White House senior adviser David Plouffe declared that today there wouldn’t have been an US auto industry if Republican Mitt Romney had been president.
The American automotive industry was close to extinction. Mitt Romney would have let it go away, by the way. We wouldn’t have an automotive industry if he was president. President Obama secured that,” Plouffe said.
Romney denied the accusations and said that he would have helped Chrysler and GM with loans, only after they entered bankruptcy. Obama campaign senior adviser David Axelrod said that thanks to the President’s intervention people are better off today than four years ago. Although Romney is aware that these statements are true, he rejected the comments and Sean Fitzpatrick, a Romney campaign spokesman, said that Obama’s hostility to job creators has failed Michigan and the nation’s economy.
Chicago Mayor Rahm Emanuel argued that the only thing Romney did was to advocate policies that led to the financial meltdown, the economic recession and a collapsed auto industry. He praised Obama that he managed to rescue and revive the auto industry after a near collapse in 2008, and that voters should take into consideration the impact Obama’s $85 billion auto bailout had on the overall industry.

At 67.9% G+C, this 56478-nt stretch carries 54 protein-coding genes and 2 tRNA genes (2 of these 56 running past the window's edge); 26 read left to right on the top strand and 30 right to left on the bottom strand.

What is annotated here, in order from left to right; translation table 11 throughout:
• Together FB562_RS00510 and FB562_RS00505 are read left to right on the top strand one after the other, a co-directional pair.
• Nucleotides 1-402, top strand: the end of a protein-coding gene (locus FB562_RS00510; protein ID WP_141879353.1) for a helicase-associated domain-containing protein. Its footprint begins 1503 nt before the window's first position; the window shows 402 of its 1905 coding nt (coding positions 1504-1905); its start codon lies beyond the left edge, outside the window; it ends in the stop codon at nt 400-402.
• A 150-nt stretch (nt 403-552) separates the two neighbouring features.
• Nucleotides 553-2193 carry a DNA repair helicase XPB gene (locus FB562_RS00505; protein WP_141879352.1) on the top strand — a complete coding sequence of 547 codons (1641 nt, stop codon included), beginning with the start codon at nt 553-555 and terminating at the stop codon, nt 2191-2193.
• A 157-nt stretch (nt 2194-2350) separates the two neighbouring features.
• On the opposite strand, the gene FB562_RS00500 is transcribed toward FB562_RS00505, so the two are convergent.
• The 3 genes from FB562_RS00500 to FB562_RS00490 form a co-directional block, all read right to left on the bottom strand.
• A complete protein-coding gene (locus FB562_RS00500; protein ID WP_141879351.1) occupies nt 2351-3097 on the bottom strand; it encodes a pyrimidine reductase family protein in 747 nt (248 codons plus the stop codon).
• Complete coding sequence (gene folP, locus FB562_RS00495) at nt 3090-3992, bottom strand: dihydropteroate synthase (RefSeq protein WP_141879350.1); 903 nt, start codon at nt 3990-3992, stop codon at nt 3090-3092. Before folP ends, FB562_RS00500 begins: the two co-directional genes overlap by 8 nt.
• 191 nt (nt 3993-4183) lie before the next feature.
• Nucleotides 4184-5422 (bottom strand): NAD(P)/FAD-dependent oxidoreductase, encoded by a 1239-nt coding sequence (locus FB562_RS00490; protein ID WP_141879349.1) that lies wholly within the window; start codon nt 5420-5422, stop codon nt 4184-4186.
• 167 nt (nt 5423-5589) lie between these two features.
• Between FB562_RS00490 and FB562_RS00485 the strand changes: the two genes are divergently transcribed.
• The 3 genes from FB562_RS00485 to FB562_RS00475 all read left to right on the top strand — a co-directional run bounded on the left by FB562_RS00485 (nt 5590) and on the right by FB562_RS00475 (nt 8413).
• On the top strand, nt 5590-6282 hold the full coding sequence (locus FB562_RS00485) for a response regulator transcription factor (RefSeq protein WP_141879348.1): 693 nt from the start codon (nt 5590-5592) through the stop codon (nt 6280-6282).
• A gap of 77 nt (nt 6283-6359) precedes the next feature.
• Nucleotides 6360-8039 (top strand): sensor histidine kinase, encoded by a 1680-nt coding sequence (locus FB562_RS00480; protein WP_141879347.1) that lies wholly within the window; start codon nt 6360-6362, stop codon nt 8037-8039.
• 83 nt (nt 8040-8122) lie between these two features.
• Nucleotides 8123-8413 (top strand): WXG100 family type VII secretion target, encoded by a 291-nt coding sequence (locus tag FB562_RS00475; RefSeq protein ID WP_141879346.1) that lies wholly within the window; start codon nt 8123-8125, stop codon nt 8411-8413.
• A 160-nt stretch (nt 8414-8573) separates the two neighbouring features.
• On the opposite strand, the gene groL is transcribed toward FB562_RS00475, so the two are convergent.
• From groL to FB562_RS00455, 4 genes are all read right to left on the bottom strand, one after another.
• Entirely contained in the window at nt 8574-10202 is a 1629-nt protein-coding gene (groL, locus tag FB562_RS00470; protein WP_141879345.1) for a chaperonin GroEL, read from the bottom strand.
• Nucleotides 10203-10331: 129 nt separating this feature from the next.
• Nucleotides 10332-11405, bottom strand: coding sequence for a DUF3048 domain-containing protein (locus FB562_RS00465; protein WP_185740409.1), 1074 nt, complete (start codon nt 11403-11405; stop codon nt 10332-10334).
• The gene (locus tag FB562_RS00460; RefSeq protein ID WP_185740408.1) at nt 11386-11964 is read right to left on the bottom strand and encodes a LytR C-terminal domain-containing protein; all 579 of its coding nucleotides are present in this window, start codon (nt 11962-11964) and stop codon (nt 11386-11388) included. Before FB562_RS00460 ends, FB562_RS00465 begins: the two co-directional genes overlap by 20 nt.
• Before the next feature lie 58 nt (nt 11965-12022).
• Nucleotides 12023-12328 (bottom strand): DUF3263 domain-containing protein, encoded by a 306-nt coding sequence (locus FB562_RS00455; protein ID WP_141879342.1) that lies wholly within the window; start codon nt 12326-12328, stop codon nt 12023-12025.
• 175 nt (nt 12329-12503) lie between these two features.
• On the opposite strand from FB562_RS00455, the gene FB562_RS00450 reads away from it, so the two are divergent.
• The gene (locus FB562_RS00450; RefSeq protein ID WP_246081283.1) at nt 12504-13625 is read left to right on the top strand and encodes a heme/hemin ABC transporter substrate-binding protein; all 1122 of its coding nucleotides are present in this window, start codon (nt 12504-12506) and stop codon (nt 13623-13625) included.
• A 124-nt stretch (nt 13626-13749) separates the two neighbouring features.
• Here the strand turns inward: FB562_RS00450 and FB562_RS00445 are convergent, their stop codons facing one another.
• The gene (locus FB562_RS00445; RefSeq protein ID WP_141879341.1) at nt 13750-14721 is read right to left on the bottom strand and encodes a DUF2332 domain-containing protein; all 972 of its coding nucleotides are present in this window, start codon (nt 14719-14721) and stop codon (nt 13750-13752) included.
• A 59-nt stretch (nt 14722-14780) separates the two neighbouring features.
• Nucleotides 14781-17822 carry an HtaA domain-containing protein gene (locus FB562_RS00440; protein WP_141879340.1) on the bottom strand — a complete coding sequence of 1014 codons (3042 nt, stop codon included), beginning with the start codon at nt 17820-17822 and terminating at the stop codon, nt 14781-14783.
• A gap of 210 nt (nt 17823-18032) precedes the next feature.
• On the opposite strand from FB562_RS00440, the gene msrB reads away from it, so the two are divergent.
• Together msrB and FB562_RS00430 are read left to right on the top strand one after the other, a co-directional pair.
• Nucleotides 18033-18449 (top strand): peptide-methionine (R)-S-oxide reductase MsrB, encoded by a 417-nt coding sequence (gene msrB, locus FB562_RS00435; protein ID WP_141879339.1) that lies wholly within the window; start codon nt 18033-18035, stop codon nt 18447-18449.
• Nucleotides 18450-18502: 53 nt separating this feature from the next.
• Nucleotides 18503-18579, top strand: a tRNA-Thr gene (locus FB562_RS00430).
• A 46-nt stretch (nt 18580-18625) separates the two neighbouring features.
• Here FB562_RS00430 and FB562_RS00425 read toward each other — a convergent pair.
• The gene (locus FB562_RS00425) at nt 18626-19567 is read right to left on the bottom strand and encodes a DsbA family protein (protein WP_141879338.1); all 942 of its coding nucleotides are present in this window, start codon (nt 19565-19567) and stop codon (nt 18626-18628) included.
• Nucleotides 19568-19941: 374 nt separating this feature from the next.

Without government’s help automakers would have entered an uncontrolled bankruptcy and even an outright collapse. In his last weeks of presidency, George W. Bush decided to offer Chrysler and GM a $25 billion bailout. Obama added a $60 billion loan and put the two automakers through quick bankruptcy restructurings in 2009.
“In the midst of a financial crisis and a recession, allowing the U.S. auto industry to collapse is not a responsible course of action,” said Bush in December 2008.
The Treasury Department estimates a loss of over $25 billion for the $85 billion auto bailout. The government must sell the 500 million shares of GM stock for about $53 each to be able to recover the $49.5 billion bailout.